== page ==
European countries' economies are being squeezed by high energy and food import prices. This is making Europe poorer, a leading European Union official said this week.
High oil prices are being felt in Europe
EU Economic and Monetary Affairs Commissioner Joaquin Almunia said it is important to begin talking about the impact high prices are having on Europe's economic wellbeing.
Europe is sending revenue abroad to oil producers and exporters of raw materials such as grain and iron ore, Almunia told the European Parliament's economy committee on Monday, June 30.
"As Europe is dependent on energy from the outside world and as we also import a great number of commodities, this means the European economies are becoming poorer because of these price rises," he said. "This is a fact we are going to have to accept if we are to come up with responses."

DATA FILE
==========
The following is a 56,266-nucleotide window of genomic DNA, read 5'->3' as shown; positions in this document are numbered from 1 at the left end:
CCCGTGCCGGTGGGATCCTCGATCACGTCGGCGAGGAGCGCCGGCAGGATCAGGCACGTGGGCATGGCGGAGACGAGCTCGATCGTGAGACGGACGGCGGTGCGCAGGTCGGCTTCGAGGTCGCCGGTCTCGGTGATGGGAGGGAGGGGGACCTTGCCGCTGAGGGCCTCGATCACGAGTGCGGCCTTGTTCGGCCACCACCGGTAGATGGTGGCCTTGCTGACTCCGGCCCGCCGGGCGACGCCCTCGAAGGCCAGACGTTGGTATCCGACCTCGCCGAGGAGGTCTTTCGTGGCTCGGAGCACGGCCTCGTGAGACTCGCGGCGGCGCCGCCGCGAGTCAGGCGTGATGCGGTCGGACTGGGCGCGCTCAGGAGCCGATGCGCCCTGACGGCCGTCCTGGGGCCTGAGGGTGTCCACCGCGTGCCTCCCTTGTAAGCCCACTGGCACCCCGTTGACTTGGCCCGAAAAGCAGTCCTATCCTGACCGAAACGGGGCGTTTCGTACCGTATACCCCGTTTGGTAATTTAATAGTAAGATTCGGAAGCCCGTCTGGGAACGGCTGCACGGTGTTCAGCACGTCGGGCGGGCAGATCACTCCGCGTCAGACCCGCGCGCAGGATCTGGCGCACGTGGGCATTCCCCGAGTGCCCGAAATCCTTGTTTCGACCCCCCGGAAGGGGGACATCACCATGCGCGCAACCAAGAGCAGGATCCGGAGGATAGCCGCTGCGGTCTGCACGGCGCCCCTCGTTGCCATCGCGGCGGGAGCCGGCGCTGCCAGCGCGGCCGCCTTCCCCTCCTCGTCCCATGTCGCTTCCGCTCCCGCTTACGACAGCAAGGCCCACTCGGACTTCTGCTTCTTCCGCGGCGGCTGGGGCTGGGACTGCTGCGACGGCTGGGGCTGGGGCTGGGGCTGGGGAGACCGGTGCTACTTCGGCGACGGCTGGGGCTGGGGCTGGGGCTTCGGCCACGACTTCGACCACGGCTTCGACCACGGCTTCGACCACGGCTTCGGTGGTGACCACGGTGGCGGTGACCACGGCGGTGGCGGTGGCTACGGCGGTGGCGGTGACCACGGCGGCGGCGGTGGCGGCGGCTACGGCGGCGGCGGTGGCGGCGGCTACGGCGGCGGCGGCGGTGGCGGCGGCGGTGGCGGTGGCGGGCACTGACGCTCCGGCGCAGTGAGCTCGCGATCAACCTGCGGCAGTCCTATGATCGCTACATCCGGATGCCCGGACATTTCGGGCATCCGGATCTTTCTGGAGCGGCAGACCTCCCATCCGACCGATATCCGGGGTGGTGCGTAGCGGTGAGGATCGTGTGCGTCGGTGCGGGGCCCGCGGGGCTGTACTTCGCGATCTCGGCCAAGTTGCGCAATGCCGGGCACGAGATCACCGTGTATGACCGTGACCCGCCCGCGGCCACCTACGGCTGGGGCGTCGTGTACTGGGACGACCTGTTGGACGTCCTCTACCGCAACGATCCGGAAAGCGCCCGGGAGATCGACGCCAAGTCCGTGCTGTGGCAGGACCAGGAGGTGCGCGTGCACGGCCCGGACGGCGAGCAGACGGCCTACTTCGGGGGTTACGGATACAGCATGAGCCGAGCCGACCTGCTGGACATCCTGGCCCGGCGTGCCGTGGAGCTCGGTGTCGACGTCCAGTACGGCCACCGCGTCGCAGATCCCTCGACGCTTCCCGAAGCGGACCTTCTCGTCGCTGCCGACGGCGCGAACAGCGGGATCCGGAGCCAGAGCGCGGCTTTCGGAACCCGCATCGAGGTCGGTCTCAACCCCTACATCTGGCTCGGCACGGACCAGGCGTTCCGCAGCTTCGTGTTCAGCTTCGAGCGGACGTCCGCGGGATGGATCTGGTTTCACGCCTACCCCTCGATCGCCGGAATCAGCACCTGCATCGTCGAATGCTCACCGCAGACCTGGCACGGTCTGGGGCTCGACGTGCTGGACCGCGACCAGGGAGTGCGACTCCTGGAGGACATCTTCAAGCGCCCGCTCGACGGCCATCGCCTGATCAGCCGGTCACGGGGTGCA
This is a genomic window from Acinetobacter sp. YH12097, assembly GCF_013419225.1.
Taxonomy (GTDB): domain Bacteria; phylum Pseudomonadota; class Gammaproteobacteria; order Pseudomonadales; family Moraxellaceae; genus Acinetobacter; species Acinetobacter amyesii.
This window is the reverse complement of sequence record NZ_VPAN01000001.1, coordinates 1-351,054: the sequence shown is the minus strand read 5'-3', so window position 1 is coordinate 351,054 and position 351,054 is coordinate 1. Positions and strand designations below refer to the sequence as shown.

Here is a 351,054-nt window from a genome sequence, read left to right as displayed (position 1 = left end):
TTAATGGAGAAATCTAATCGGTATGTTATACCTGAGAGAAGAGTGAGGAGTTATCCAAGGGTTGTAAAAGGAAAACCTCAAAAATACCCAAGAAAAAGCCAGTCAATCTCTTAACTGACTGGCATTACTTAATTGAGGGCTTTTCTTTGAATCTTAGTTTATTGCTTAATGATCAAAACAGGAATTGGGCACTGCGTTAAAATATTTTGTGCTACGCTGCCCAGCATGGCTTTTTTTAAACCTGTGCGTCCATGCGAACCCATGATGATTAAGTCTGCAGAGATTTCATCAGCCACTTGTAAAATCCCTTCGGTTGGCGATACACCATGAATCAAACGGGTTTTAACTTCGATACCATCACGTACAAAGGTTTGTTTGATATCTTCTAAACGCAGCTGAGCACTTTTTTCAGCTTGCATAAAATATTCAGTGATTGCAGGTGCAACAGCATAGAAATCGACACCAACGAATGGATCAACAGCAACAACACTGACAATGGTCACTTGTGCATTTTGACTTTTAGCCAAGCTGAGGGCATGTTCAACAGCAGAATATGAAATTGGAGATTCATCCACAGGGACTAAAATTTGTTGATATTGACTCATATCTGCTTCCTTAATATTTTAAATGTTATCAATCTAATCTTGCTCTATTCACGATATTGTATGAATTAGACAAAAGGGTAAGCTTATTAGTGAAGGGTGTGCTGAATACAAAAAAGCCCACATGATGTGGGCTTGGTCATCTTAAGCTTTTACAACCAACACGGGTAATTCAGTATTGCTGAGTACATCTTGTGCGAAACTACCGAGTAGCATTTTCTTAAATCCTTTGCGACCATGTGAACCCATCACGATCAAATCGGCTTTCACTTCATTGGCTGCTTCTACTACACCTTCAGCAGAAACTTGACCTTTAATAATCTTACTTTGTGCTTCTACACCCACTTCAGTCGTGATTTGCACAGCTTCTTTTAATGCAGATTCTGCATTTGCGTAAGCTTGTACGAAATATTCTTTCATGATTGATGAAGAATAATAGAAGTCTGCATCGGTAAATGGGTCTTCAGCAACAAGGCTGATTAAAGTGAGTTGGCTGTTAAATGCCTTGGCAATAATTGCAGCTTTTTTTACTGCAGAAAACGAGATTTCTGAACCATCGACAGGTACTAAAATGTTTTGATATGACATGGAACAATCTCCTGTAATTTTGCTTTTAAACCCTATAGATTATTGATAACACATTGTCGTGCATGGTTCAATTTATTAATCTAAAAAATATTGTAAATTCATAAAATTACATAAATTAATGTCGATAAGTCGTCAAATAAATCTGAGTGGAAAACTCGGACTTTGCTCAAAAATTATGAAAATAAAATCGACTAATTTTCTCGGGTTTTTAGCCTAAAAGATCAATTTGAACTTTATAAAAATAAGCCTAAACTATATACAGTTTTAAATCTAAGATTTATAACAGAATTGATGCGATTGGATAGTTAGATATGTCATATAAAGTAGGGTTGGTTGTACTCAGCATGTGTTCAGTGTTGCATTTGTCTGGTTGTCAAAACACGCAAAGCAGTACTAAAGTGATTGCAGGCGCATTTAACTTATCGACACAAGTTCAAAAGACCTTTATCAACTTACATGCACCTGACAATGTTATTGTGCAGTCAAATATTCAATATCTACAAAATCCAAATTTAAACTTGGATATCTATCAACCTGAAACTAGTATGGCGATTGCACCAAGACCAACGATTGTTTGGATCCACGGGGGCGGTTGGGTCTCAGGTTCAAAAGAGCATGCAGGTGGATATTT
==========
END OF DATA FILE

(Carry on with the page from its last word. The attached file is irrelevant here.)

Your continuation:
Interest rate increase likely
While Almunia refused to put forward any specific suggestions, the European Central Bank (ECB) is likely to hike interest rates this week in an attempt to control inflation.
Inflation across the 15 countries which use the euro as their currency was at a record high of 4 percent in June.
High inflation has been blamed largely on oil prices, which rose to over 91 euros ($143) per barrel of crude on Monday. High inflation rates have led to protests by European truckers and fishermen.
Almunia warned that any new measure to provide relief from high prices should not "create new distortions in the market."
"We need to take care in avoiding creating an inflationary spiral and (focus) efforts here to protect the weakest parts of our population," he said.
Despite an economic slowdown, the ECB has signaled that it will raise interest rates by a quarter of a percentage point to 4.25 percent on Thursday in an attempt to cool inflation.